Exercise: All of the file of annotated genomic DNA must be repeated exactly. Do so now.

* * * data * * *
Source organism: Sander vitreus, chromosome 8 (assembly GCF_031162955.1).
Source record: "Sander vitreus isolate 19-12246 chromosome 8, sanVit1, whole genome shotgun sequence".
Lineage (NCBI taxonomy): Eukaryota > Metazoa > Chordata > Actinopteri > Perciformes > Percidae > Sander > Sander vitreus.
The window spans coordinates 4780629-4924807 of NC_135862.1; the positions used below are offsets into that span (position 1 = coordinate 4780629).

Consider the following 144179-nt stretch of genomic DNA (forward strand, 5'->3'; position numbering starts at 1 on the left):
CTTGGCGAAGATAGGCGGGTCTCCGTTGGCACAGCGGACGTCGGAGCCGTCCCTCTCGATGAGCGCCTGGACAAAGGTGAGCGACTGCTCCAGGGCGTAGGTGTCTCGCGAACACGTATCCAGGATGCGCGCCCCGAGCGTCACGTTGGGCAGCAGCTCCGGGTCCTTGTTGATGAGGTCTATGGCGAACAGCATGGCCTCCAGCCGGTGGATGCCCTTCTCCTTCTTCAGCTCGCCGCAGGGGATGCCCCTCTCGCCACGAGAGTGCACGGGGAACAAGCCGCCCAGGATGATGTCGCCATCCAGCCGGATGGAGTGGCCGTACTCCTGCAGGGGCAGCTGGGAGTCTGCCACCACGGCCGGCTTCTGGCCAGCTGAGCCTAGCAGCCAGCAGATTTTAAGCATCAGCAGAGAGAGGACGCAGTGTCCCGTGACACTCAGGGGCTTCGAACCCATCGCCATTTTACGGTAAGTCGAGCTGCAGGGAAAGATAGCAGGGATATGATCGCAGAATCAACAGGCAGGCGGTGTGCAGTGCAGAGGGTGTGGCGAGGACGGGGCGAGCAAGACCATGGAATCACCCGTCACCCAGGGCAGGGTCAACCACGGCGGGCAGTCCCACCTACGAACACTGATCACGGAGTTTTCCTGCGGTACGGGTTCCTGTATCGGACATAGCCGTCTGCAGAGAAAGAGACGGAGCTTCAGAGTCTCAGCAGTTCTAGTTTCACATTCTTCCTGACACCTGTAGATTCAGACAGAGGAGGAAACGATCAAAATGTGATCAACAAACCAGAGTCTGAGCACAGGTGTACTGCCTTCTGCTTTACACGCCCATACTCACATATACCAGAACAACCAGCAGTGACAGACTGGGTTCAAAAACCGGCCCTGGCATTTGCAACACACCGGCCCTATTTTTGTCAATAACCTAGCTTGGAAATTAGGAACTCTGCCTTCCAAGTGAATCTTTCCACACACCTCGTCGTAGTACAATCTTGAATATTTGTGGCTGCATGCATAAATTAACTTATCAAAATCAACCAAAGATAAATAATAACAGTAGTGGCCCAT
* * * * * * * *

Source organism: Sander vitreus, chromosome 8 (assembly GCF_031162955.1).
Source record: "Sander vitreus isolate 19-12246 chromosome 8, sanVit1, whole genome shotgun sequence".
Lineage (NCBI taxonomy): Eukaryota > Metazoa > Chordata > Actinopteri > Perciformes > Percidae > Sander > Sander vitreus.
The window spans coordinates 4780629-4924807 of NC_135862.1; the positions used below are offsets into that span (position 1 = coordinate 4780629).

Consider the following 144179-nt stretch of genomic DNA (forward strand, 5'->3'; position numbering starts at 1 on the left):
CTTGGCGAAGATAGGCGGGTCTCCGTTGGCACAGCGGACGTCGGAGCCGTCCCTCTCGATGAGCGCCTGGACAAAGGTGAGCGACTGCTCCAGGGCGTAGGTGTCTCGCGAACACGTATCCAGGATGCGCGCCCCGAGCGTCACGTTGGGCAGCAGCTCCGGGTCCTTGTTGATGAGGTCTATGGCGAACAGCATGGCCTCCAGCCGGTGGATGCCCTTCTCCTTCTTCAGCTCGCCGCAGGGGATGCCCCTCTCGCCACGAGAGTGCACGGGGAACAAGCCGCCCAGGATGATGTCGCCATCCAGCCGGATGGAGTGGCCGTACTCCTGCAGGGGCAGCTGGGAGTCTGCCACCACGGCCGGCTTCTGGCCAGCTGAGCCTAGCAGCCAGCAGATTTTAAGCATCAGCAGAGAGAGGACGCAGTGTCCCGTGACACTCAGGGGCTTCGAACCCATCGCCATTTTACGGTAAGTCGAGCTGCAGGGAAAGATAGCAGGGATATGATCGCAGAATCAACAGGCAGGCGGTGTGCAGTGCAGAGGGTGTGGCGAGGACGGGGCGAGCAAGACCATGGAATCACCCGTCACCCAGGGCAGGGTCAACCACGGCGGGCAGTCCCACCTACGAACACTGATCACGGAGTTTTCCTGCGGTACGGGTTCCTGTATCGGACATAGCCGTCTGCAGAGAAAGAGACGGAGCTTCAGAGTCTCAGCAGTTCTAGTTTCACATTCTTCCTGACACCTGTAGATTCAGACAGAGGAGGAAACGATCAAAATGTGATCAACAAACCAGAGTCTGAGCACAGGTGTACTGCCTTCTGCTTTACACGCCCATACTCACATATACCAGAACAACCAGCAGTGACAGACTGGGTTCAAAAACCGGCCCTGGCATTTGCAACACACCGGCCCTATTTTTGTCAATAACCTAGCTTGGAAATTAGGAACTCTGCCTTCCAAGTGAATCTTTCCACACACCTCGTCGTAGTACAATCTTGAATATTTGTGGCTGCATGCATAAATTAACTTATCAAAATCAACCAAAGATAAATAATAACAGTAGTGGCCCAT